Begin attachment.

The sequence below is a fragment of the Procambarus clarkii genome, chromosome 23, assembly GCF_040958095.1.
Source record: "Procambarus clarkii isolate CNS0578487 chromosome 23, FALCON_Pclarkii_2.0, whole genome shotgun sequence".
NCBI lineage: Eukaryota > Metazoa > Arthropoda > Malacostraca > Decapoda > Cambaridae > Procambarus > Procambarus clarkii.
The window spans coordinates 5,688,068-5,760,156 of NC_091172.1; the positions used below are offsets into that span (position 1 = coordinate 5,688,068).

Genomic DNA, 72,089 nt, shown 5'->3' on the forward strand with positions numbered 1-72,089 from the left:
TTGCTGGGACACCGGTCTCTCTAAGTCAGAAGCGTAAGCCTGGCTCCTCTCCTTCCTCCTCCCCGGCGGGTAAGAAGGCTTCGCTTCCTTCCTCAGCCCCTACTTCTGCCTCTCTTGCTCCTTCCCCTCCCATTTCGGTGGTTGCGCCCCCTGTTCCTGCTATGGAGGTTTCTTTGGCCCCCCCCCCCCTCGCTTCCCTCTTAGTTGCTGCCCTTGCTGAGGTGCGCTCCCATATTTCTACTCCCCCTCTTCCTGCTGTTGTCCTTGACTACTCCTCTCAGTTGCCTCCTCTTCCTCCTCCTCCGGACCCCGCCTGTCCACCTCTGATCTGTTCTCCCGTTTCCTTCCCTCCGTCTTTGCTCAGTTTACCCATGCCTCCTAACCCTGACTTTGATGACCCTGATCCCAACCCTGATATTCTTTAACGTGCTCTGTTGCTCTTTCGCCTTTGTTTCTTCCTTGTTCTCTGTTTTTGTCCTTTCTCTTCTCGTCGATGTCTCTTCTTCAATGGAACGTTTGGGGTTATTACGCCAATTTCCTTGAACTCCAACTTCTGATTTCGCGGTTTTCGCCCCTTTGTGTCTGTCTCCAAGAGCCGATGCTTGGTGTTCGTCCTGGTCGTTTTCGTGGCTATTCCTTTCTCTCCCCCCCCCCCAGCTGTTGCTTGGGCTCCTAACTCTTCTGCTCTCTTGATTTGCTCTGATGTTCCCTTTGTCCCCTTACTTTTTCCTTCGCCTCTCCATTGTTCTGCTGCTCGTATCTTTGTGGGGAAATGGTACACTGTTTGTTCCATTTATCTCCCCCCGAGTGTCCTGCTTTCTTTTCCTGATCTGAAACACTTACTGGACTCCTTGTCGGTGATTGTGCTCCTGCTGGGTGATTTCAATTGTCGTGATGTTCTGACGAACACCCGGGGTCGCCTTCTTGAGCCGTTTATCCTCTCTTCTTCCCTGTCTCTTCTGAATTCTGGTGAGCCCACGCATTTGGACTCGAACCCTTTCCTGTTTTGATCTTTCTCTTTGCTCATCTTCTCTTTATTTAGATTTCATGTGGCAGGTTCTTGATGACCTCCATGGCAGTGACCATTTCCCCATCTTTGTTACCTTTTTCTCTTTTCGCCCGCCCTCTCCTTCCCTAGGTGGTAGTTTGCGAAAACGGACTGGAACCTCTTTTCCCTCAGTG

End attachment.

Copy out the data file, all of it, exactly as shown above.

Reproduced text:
The sequence below is a fragment of the Procambarus clarkii genome, chromosome 23, assembly GCF_040958095.1.
Source record: "Procambarus clarkii isolate CNS0578487 chromosome 23, FALCON_Pclarkii_2.0, whole genome shotgun sequence".
NCBI lineage: Eukaryota > Metazoa > Arthropoda > Malacostraca > Decapoda > Cambaridae > Procambarus > Procambarus clarkii.
The window spans coordinates 5,688,068-5,760,156 of NC_091172.1; the positions used below are offsets into that span (position 1 = coordinate 5,688,068).

Genomic DNA, 72,089 nt, shown 5'->3' on the forward strand with positions numbered 1-72,089 from the left:
TTGCTGGGACACCGGTCTCTCTAAGTCAGAAGCGTAAGCCTGGCTCCTCTCCTTCCTCCTCCCCGGCGGGTAAGAAGGCTTCGCTTCCTTCCTCAGCCCCTACTTCTGCCTCTCTTGCTCCTTCCCCTCCCATTTCGGTGGTTGCGCCCCCTGTTCCTGCTATGGAGGTTTCTTTGGCCCCCCCCCCCCTCGCTTCCCTCTTAGTTGCTGCCCTTGCTGAGGTGCGCTCCCATATTTCTACTCCCCCTCTTCCTGCTGTTGTCCTTGACTACTCCTCTCAGTTGCCTCCTCTTCCTCCTCCTCCGGACCCCGCCTGTCCACCTCTGATCTGTTCTCCCGTTTCCTTCCCTCCGTCTTTGCTCAGTTTACCCATGCCTCCTAACCCTGACTTTGATGACCCTGATCCCAACCCTGATATTCTTTAACGTGCTCTGTTGCTCTTTCGCCTTTGTTTCTTCCTTGTTCTCTGTTTTTGTCCTTTCTCTTCTCGTCGATGTCTCTTCTTCAATGGAACGTTTGGGGTTATTACGCCAATTTCCTTGAACTCCAACTTCTGATTTCGCGGTTTTCGCCCCTTTGTGTCTGTCTCCAAGAGCCGATGCTTGGTGTTCGTCCTGGTCGTTTTCGTGGCTATTCCTTTCTCTCCCCCCCCCCCAGCTGTTGCTTGGGCTCCTAACTCTTCTGCTCTCTTGATTTGCTCTGATGTTCCCTTTGTCCCCTTACTTTTTCCTTCGCCTCTCCATTGTTCTGCTGCTCGTATCTTTGTGGGGAAATGGTACACTGTTTGTTCCATTTATCTCCCCCCGAGTGTCCTGCTTTCTTTTCCTGATCTGAAACACTTACTGGACTCCTTGTCGGTGATTGTGCTCCTGCTGGGTGATTTCAATTGTCGTGATGTTCTGACGAACACCCGGGGTCGCCTTCTTGAGCCGTTTATCCTCTCTTCTTCCCTGTCTCTTCTGAATTCTGGTGAGCCCACGCATTTGGACTCGAACCCTTTCCTGTTTTGATCTTTCTCTTTGCTCATCTTCTCTTTATTTAGATTTCATGTGGCAGGTTCTTGATGACCTCCATGGCAGTGACCATTTCCCCATCTTTGTTACCTTTTTCTCTTTTCGCCCGCCCTCTCCTTCCCTAGGTGGTAGTTTGCGAAAACGGACTGGAACCTCTTTTCCCTCAGTG